When Dana Smith first started showing up as a Big Sister at Marvina Davis’ elementary school, the two would work on homework, play cards, paint, visit the playground and sometimes share a carryout meal from McDonald’s.
The conversations between the adult and the 8-year-old were pretty basic then, especially since Marvina — who lived with her father, three sisters and a brother — found it difficult to talk to women.
It took years, Marvina recalled, before she trusted her mentor enough that “I broke out of my shell” and began sharing more intimate thoughts and experiences.
“I had to let her in. Since that, it’s been way better,” said Marvina, now a Garfield High School senior who is on the girls basketball team and is writing college applications.
- Narcotics dog hospitalized after ingesting meth
- It's no easy task, but contract extension for Seahawks QB Russell Wilson will get done
- Newcomers arriving in record numbers, but from where?
- Toppled fish truck makes a stinker of a commute Tuesday night
- Amazon devouring quarter of Seattle's best office space
Most Read Stories
More than a decade after Big Brothers Big Sisters of Puget Sound brought them together, Marvina and Smith are closer than ever.
With the help of her Big Sister and her father, Marvina said, she’s managed to avoid getting pregnant or “doing something I shouldn’t be doing. I have people who help me keep my head on straight.”
“She doesn’t really have a mother here,” said Marvina’s father, Willie Davis, “so I got her a Big Sister so she could find somebody who’s independent and works.
“I want my daughter to finish school, go to college, be a great citizen. It looks like I picked the right person in Dana because things have been good.”
One of Marvina’s younger sisters has a Big Sister, and the others are waiting for “Bigs” of their own.
“I can raise them,” Davis said, “but I can’t teach them how to be a woman. That’s the Big Sister’s role.”
Big Brothers Big Sisters has matched children and mentors 18 and older since 1957, with about 1,100 matches this year in King, Pierce and Kitsap counties.
About three-quarters of “Littles” are from low-income families, and they report in annual surveys that their mentors help them gain confidence, improve school attendance, resist drugs and decide to go to college.
Volunteers are asked to make a one-year commitment to their “Little,” but they actually spend an average of two to three years together, said President and CEO Amy Mack.
Some relationships last a lifetime. Ryan Macnamara was best man at his Big Brother Oscar Oliveira’s wedding, and became like an older brother to Oliveira’s children. Oliveira later was best man at Macnamara’s wedding.
Macnamara and his wife have reached out to another generation, working together as a couple to mentor a Little Brother.
“It’s one of my favorite parts,” Mack said, “when we know of a match that starts with a young man or a young woman as a volunteer, through the process they get married and have children of their own, and they don’t say, ‘I’ve got kids of my own, I’ve gotta go.’ ”
Instead, those “Bigs” say, “These children are my children and I have this Little Brother or Little Sister that is part of my family, too.”
In February, Smith and Marvina will celebrate the 12th anniversary of the start of their relationship.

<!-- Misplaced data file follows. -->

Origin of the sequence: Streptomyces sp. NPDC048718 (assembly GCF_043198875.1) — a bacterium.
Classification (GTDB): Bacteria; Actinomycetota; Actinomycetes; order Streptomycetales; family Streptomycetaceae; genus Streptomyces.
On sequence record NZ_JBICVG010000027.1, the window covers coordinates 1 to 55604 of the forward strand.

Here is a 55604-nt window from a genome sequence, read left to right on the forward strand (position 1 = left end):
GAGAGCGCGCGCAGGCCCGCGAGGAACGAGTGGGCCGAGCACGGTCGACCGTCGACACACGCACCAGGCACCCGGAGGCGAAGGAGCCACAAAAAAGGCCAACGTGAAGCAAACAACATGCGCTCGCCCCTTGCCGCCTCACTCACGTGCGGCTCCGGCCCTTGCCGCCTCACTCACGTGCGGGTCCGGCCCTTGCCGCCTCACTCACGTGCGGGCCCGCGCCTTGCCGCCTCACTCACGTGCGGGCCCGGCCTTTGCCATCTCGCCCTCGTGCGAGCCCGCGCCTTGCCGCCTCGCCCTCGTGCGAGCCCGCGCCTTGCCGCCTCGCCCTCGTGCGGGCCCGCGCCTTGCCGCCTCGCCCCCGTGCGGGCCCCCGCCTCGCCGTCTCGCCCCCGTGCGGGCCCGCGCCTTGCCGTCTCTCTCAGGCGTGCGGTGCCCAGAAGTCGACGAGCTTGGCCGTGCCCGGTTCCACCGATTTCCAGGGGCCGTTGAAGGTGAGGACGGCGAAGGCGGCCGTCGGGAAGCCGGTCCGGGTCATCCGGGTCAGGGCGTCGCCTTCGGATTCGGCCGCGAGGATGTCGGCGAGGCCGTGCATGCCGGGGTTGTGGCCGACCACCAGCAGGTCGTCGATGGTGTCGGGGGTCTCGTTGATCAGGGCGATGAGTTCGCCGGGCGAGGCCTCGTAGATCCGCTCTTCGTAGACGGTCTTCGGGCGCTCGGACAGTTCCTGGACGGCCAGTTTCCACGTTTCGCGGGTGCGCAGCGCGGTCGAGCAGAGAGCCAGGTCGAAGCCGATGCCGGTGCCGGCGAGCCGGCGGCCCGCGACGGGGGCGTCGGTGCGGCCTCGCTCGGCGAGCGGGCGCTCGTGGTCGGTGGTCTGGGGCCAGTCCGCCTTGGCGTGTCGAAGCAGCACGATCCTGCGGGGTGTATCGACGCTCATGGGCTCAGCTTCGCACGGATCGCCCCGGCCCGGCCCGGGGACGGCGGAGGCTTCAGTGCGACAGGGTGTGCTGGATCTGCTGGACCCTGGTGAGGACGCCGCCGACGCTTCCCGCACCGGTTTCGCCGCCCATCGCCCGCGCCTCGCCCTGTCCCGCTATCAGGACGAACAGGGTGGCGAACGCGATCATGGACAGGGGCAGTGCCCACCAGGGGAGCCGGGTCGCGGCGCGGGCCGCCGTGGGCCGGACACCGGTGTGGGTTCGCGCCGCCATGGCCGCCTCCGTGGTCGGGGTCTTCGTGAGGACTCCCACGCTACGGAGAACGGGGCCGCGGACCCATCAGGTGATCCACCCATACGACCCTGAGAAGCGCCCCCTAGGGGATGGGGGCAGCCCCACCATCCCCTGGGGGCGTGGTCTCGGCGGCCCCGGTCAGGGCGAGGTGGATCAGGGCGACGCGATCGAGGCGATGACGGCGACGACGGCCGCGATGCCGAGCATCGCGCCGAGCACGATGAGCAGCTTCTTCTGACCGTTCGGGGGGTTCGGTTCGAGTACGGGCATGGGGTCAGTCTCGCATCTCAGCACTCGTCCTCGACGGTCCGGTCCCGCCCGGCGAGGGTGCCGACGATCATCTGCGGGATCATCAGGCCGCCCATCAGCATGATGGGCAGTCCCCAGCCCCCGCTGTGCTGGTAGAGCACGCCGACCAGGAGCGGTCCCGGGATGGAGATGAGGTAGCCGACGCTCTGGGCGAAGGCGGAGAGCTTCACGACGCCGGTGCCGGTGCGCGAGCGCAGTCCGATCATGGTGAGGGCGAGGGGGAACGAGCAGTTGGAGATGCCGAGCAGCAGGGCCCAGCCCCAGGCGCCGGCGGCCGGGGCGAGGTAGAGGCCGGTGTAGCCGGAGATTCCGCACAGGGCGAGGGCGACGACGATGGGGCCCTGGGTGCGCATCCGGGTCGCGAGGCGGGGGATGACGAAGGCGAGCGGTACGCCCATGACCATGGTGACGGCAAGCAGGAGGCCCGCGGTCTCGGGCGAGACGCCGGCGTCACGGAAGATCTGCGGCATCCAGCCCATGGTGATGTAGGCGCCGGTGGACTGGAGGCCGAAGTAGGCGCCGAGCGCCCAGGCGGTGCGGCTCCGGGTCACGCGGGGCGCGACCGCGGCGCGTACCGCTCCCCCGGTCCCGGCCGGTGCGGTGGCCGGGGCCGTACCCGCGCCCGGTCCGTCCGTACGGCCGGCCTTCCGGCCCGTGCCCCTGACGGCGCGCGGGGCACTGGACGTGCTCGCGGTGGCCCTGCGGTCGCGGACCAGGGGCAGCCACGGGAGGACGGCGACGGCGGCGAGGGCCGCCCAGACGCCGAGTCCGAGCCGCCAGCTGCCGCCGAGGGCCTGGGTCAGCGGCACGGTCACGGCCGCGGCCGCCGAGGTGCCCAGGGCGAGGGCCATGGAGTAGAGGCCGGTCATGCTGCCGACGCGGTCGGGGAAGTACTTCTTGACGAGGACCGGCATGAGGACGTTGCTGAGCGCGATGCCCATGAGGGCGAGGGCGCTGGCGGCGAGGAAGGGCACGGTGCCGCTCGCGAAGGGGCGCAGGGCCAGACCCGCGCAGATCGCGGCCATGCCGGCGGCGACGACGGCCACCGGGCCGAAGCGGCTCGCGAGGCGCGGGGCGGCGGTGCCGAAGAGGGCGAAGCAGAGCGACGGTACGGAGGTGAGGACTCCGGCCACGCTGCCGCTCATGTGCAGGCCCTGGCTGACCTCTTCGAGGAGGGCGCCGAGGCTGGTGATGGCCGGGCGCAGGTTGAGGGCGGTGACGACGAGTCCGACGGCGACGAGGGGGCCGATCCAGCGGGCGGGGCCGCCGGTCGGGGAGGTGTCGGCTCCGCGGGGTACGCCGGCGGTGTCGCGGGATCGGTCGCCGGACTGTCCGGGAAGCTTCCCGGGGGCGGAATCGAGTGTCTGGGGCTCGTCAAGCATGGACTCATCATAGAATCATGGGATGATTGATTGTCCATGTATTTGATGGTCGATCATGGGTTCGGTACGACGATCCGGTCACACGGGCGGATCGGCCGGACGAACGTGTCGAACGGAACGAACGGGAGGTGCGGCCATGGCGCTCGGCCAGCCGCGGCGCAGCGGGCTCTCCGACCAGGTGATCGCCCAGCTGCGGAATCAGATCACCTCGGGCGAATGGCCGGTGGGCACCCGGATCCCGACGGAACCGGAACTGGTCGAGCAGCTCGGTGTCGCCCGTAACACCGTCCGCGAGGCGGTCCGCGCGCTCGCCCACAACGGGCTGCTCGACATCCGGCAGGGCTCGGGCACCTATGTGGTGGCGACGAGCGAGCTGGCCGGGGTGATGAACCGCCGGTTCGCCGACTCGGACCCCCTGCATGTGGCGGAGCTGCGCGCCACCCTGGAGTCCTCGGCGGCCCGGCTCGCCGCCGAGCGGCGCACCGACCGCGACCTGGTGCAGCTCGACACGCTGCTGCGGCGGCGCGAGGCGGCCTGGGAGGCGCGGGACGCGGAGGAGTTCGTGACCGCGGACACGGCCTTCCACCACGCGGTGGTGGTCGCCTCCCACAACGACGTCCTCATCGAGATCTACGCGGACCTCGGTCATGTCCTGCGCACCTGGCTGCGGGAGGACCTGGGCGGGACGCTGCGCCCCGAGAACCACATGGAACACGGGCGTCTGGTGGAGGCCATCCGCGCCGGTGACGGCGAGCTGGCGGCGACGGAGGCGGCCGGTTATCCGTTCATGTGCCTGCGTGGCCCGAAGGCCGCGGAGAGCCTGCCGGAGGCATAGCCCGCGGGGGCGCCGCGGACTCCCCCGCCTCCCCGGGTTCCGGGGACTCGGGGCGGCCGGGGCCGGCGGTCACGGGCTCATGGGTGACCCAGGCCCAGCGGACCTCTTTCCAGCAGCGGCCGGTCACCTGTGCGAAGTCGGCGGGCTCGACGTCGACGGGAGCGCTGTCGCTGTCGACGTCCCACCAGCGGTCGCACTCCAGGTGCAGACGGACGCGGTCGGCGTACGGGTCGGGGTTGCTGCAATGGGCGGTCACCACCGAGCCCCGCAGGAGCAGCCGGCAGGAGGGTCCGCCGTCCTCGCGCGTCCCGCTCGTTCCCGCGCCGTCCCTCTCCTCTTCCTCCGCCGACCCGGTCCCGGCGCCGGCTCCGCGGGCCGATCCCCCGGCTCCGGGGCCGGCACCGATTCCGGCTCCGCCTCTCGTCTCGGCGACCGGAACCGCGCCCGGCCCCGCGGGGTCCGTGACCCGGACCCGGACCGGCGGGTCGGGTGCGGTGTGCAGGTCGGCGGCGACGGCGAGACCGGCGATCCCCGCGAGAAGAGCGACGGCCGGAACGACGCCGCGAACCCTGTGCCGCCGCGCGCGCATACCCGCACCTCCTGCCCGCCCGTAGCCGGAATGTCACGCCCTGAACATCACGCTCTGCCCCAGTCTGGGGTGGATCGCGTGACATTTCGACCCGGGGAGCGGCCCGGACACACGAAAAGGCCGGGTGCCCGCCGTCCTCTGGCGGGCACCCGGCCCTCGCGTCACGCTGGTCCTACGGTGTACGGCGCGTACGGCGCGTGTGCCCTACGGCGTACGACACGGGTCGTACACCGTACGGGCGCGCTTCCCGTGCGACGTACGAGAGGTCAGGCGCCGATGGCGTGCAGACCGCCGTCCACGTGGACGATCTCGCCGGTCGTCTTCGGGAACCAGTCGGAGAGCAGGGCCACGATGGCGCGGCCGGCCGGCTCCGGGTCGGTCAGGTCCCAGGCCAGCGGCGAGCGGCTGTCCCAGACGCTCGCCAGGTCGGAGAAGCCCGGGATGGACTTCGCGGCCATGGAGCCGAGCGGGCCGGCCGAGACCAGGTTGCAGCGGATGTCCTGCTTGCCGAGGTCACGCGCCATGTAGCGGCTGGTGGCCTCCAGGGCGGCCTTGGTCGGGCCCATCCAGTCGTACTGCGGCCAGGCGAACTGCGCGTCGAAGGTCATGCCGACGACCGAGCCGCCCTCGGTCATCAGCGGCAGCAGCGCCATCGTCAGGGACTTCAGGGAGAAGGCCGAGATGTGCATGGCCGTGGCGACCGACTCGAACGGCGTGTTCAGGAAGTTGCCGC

They still get together for meals, movies, walks and talks.
On the last two anniversaries of their sisterhood, they traveled to Vashon Island and hung out on the beach.
“We just talked and threw rocks for hours,” Marvina said.
Marvina has learned yoga from Smith, who was inspired by their friendship to create the Big Sister Yoga Project as a way of mentoring other teenage girls.
“It’s relaxing. It takes you to another place,” Marvina says of yoga.
Smith started the yoga project — which is not affiliated with Big Brothers Big Sisters — after losing a hotel catering job during the recession and deciding to combine her passions of yoga and working with teens.
In the past year the “sisters’ ” relationship moved into new territory as Smith has invited Marvina to join get-togethers with her friends.
“It’s really important, I think, for her to see healthy female friendships,” Smith said. “They’ve all taken on Marvina. She’s one of the girlfriends. She’s part of my family.”
Smith became part of Marvina’s family when, early on, she would take her, her father and three younger sisters and brother to dinner, to a park or to the library.
Marvina calls Smith “a second mom” — her father being “my first mom.”
It’s been a long journey from the day Smith crammed herself into a child-sized chair at Madrona Elementary and became Marvina’s friend.
“She was so shy, but she had this spark in her eyes. We loved each other immediately,” Smith recalled.
Before Smith came into her life, Marvina said, she didn’t have any big hopes or dreams.
But with encouragement from Smith and her father, and practical help from the College Success Foundation, Marvina is filling out college applications. She dreams of a future in which she manages or owns a beauty salon, has her own home and is the mother of three children.
Marvina sometimes still finds herself reluctant to share something with her Big Sister. “She will say, ‘You don’t have to talk about it right now.’ I’ll end up telling her anyway.”
On Smith’s birthday last year, as her girlfriends shared what made her special to each of them, Marvina said, “Without Dana I would just be an angry girl.”
“We were both crying,” Smith said, as Marvina smiled at the memory. “It makes me cry every time I repeat that.”
“Every time we get together I learn something new or she learns something new,” Marvina said. “Every moment that we spend together is precious and I’m glad that I have her.”
Keith Ervin: 206-464-2105 or email@example.com